A few weeks ago, I was watching the Toronto evening news. There was a segment about people in construction and not having access to toilets or even to a porta potty on the job site. The one construction worker they interviewed stated that she would have to hold it in for 8 hours or more; and if she was lucky, there might be a Tim Hortons nearby where she could go and use a toilet on her break. We can all agree accessing a toilet is a basic human right. It’s not just about urinating or defecating. What was she to do if she was menstruating? Was she to leave her menstrual pad on, or a tampon in, for over 8 hours?
Let’s look at the implication of not having access to a period friendly toilet. If one is not able to change her menstrual pad or tampon, it can lead to rashes, irritation, reproductive tract and urinary tract infections; and in rare cases, lead to toxic shock syndrome from overusing tampons (Khan & Oveisi, n.d.). This is not only a public health issue but a human rights issue!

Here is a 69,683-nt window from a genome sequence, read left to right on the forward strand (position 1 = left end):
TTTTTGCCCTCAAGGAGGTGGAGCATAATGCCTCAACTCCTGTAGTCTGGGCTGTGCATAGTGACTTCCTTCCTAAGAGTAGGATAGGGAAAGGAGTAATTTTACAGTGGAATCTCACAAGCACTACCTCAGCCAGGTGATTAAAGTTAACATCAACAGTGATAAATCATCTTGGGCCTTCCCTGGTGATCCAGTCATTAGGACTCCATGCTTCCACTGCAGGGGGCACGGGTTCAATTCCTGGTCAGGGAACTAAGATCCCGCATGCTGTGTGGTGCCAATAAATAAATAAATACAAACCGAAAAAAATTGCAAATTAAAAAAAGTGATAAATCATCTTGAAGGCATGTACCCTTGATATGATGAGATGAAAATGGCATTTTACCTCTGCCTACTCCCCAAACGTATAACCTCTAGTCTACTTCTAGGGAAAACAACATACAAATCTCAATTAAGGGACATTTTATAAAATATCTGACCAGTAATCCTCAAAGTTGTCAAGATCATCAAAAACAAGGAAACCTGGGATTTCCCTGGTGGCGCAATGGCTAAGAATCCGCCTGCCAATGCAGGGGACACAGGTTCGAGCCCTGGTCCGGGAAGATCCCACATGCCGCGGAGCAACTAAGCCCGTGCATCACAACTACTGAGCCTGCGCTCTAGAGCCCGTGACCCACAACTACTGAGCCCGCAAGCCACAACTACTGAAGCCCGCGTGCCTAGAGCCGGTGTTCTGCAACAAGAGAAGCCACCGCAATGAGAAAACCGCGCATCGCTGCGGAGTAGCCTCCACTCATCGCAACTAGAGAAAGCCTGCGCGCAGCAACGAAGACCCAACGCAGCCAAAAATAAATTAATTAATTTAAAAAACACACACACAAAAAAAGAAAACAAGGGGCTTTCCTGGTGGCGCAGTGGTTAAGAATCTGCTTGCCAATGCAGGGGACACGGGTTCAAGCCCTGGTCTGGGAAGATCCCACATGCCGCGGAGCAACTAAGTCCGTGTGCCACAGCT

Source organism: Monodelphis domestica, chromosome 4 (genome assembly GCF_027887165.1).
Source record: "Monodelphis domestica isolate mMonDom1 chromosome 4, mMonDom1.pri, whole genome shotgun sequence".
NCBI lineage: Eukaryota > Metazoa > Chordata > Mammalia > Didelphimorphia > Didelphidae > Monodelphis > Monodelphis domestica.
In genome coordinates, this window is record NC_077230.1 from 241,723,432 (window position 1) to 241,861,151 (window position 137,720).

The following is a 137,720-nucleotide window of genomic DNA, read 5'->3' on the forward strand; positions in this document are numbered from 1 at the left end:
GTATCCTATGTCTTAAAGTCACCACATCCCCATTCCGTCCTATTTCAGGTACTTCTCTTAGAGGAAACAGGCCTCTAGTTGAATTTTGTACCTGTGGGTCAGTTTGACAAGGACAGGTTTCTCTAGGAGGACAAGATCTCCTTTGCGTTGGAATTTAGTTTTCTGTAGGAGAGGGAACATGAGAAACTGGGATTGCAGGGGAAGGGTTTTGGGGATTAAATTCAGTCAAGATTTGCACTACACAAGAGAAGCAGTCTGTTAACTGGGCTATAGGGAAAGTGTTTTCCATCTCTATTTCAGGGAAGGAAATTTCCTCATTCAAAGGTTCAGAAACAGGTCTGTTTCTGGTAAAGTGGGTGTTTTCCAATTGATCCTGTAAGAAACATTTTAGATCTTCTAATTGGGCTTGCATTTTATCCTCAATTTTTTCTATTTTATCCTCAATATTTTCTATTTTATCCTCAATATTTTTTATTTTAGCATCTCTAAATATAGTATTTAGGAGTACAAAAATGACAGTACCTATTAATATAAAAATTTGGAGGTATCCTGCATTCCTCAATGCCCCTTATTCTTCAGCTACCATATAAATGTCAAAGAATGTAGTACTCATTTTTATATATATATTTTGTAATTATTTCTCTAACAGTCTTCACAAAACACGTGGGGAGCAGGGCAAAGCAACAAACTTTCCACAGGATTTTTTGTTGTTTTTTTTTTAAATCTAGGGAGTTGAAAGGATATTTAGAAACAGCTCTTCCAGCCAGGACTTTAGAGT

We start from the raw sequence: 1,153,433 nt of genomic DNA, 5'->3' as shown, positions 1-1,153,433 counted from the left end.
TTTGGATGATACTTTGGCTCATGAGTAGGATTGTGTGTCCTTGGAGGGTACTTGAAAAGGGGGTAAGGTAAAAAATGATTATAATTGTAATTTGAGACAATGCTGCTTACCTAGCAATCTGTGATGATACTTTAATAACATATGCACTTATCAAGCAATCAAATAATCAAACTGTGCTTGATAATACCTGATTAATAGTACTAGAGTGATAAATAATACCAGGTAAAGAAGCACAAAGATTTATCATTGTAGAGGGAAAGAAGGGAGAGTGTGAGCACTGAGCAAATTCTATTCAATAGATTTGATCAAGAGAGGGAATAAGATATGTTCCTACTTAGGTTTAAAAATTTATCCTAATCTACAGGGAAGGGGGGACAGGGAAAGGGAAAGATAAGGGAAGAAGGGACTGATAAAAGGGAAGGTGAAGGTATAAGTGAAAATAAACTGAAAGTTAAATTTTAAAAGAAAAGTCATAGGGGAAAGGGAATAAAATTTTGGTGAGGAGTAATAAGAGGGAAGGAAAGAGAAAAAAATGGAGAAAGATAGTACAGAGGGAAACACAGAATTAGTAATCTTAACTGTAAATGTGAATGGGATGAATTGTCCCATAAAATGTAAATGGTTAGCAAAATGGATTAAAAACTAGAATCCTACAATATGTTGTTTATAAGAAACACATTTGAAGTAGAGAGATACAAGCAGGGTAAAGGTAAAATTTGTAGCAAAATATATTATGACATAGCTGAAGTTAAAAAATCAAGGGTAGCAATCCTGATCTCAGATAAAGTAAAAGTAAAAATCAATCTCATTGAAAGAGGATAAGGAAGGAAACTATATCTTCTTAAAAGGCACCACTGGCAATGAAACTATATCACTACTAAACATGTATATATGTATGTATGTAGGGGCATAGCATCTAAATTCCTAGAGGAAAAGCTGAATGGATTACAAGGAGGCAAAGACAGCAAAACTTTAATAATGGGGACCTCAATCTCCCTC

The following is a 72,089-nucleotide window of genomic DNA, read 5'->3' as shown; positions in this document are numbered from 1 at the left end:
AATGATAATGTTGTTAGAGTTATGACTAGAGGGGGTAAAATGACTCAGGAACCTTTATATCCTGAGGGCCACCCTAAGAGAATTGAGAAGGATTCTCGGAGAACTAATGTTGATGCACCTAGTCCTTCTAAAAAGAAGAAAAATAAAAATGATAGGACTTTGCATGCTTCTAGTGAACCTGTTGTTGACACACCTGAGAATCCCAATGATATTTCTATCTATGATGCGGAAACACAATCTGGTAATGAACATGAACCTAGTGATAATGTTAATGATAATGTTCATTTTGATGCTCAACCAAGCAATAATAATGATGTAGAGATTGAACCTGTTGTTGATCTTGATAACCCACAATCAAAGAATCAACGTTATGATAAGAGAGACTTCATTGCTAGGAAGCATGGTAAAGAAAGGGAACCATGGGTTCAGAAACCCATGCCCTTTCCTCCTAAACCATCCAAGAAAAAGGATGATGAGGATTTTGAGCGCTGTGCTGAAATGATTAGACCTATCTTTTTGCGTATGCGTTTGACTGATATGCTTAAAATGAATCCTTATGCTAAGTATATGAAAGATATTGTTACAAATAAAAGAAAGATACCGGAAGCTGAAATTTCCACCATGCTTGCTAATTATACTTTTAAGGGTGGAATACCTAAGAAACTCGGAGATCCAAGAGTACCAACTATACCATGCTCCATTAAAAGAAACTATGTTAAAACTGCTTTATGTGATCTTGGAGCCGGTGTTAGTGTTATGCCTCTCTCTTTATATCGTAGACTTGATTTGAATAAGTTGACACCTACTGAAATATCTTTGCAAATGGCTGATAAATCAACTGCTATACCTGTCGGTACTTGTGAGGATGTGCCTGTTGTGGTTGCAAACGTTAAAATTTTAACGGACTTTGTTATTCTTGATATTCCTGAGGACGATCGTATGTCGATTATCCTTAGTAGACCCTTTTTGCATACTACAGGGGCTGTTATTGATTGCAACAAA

Just because someone may have access to a toilet, does not mean it’s period friendly. Is there a place to safely dispose of period products? Some people may not change their menstrual products if there is no place to dispose of them. As well, is there access to washing facilities located where toilets are? I’ve been to washrooms where there was no water coming out of the faucet (and these washrooms were in Ontario!). We all need to advocate for period friendly toilets as this is a public health and a human rights issue.
 Khan, Z & Oveisi, N, ND., Let’s Talk About Periods: A Critical Analysis of Menstrual Inequities in Canada, viewed 15, May 2023, https://www.freeperiods.ca/_files/ugd/f6391c_701a63dc437f4d28851f7553fecb1afa.pdf.